“Stop corrupt practices and abuse of power now or be prepared to face the brunt of MACC enforcement.”
The new Malaysian Anti-Corruption Commission Chief Commissioner Dzulkifli Ahmad, 48, in sounding out the warning, called on those involved in corruption to surrender voluntarily for a possible lighter sentence against them.
“Come now, I have opened this opportunity, come anytime before action is taken. If actions have been taken, there is no need to see us. For those who are feeling the heat, they can come.
“We will study and discuss with the Attorney-General’s Chambers on what actions could be taken (for a lighter sentence) as the question of prosecution is under their purview,” he said in an exclusive interview with BERNAMA at his office, here on Saturday.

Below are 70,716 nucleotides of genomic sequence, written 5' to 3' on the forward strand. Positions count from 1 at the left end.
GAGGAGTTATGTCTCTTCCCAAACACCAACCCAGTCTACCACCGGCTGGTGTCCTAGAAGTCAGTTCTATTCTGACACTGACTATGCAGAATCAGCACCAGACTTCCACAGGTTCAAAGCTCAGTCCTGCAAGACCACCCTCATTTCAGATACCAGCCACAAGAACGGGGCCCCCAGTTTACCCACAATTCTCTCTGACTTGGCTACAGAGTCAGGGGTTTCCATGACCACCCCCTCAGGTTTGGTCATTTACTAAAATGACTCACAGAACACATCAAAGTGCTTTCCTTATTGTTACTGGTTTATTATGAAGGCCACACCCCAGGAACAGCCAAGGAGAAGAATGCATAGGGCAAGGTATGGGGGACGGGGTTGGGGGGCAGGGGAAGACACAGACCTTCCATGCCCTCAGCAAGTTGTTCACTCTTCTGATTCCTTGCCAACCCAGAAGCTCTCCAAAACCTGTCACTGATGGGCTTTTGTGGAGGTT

Even though the overture is offered in a calm tone, the firmness of the new MACC chief is clear when he stressed that the commission would not be discriminatory in the effort to flush out corruption in the country.
Dzulkifli, who took over from Abu Kassim Mohamed on Aug 1, said his primary focus upon taking the helm of the commission would be to enhance the value of integrity in the public and private sectors.
He said for the commission to mean business, the warning would be translated into raids of government or private offices if there were evidence of corrupt practices.
“Wait, soon there will be friendly visits from the new MACC chief commissioner,” he said.
He said after being on the MACC job for two weeks, it was enough to understand the commission and it was time to see the results of implementation.
“I’m a man with a few word. I do not talk a lot. I like to advise and warn those involved in corruption to stop immediately.
“This is not an empty warning. For those who have been receiving incomes other than what is legitimate, it is bribery, please stop,” he said.